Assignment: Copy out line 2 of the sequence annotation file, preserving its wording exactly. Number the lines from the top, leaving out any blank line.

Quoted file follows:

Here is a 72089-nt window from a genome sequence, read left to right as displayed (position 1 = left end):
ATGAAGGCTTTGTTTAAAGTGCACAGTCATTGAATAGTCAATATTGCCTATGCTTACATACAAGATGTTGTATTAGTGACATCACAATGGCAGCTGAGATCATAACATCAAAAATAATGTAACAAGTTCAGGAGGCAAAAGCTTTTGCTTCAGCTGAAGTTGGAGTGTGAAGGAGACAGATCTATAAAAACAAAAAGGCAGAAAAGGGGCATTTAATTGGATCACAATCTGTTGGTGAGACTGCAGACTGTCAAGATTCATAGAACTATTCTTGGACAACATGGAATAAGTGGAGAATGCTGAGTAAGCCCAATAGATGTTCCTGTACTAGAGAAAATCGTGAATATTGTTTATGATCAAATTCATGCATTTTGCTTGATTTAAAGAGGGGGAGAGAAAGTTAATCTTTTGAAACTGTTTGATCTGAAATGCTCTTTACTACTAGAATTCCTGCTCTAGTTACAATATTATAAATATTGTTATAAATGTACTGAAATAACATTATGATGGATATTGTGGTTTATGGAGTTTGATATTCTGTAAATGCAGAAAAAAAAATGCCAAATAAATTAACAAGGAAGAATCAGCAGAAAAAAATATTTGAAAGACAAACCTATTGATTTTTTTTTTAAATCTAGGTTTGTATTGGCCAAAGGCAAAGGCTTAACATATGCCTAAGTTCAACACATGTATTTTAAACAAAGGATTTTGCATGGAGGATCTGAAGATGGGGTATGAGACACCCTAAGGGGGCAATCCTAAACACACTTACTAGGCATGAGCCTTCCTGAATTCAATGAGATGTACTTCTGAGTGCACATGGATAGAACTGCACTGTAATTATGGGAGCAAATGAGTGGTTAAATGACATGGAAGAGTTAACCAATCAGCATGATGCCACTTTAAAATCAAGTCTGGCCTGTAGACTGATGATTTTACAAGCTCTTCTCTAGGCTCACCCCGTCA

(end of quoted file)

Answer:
ATGAAGGCTTTGTTTAAAGTGCACAGTCATTGAATAGTCAATATTGCCTATGCTTACATACAAGATGTTGTATTAGTGACATCACAATGGCAGCTGAGATCATAACATCAAAAATAATGTAACAAGTTCAGGAGGCAAAAGCTTTTGCTTCAGCTGAAGTTGGAGTGTGAAGGAGACAGATCTATAAAAACAAAAAGGCAGAAAAGGGGCATTTAATTGGATCACAATCTGTTGGTGAGACTGCAGACTGTCAAGATTCATAGAACTATTCTTGGACAACATGGAATAAGTGGAGAATGCTGAGTAAGCCCAATAGATGTTCCTGTACTAGAGAAAATCGTGAATATTGTTTATGATCAAATTCATGCATTTTGCTTGATTTAAAGAGGGGGAGAGAAAGTTAATCTTTTGAAACTGTTTGATCTGAAATGCTCTTTACTACTAGAATTCCTGCTCTAGTTACAATATTATAAATATTGTTATAAATGTACTGAAATAACATTATGATGGATATTGTGGTTTATGGAGTTTGATATTCTGTAAATGCAGAAAAAAAAATGCCAAATAAATTAACAAGGAAGAATCAGCAGAAAAAAATATTTGAAAGACAAACCTATTGATTTTTTTTTTAAATCTAGGTTTGTATTGGCCAAAGGCAAAGGCTTAACATATGCCTAAGTTCAACACATGTATTTTAAACAAAGGATTTTGCATGGAGGATCTGAAGATGGGGTATGAGACACCCTAAGGGGGCAATCCTAAACACACTTACTAGGCATGAGCCTTCCTGAATTCAATGAGATGTACTTCTGAGTGCACATGGATAGAACTGCACTGTAATTATGGGAGCAAATGAGTGGTTAAATGACATGGAAGAGTTAACCAATCAGCATGATGCCACTTTAAAATCAAGTCTGGCCTGTAGACTGATGATTTTACAAGCTCTTCTCTAGGCTCACCCCGTCA